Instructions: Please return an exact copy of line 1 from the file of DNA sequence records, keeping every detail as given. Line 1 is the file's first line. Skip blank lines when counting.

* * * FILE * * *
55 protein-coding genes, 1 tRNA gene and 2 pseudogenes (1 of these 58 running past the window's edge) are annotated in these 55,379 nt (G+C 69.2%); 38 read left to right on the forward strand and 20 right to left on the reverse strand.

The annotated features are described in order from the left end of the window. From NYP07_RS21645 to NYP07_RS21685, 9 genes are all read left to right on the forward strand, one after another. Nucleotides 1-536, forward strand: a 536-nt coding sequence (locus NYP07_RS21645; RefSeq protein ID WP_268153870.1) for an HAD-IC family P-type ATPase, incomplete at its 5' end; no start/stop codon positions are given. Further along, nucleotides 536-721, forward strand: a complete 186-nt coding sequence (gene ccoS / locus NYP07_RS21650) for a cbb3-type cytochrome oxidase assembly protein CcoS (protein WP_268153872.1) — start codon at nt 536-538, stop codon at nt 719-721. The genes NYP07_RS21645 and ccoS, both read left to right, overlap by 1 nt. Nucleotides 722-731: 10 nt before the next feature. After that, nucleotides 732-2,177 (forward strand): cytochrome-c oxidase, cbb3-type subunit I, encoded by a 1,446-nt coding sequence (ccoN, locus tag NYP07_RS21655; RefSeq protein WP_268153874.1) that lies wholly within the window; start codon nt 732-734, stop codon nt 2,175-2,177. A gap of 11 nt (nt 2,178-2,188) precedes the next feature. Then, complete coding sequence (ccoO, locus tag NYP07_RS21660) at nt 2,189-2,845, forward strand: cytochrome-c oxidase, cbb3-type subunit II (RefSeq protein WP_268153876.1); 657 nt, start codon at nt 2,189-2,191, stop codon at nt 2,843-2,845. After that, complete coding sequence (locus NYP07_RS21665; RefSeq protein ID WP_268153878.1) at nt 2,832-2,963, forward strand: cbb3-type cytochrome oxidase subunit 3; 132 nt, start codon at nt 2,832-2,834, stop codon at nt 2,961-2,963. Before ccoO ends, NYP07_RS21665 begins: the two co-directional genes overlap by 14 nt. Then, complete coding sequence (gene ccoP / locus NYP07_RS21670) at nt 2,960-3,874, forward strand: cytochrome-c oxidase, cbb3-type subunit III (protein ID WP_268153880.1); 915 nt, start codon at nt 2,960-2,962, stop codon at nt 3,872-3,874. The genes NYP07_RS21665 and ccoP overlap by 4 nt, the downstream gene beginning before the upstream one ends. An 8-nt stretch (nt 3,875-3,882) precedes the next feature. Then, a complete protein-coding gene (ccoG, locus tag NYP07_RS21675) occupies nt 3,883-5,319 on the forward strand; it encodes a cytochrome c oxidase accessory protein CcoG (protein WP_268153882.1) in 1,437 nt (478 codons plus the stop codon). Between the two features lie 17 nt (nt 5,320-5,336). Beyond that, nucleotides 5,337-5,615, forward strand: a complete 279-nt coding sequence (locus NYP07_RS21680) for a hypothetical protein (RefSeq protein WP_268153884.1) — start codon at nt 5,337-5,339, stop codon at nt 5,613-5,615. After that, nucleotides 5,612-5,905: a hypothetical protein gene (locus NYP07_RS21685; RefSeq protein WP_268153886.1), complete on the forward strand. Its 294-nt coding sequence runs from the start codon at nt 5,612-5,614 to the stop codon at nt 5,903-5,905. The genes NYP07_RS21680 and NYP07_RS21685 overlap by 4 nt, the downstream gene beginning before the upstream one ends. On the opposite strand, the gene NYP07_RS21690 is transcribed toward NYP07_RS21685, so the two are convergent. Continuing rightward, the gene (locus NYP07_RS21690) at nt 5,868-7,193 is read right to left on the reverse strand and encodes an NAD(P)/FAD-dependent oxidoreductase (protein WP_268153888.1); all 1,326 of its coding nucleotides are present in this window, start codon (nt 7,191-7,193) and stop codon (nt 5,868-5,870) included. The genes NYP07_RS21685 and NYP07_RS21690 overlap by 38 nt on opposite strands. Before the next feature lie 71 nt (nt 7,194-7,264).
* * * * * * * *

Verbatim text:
55 protein-coding genes, 1 tRNA gene and 2 pseudogenes (1 of these 58 running past the window's edge) are annotated in these 55,379 nt (G+C 69.2%); 38 read left to right on the forward strand and 20 right to left on the reverse strand.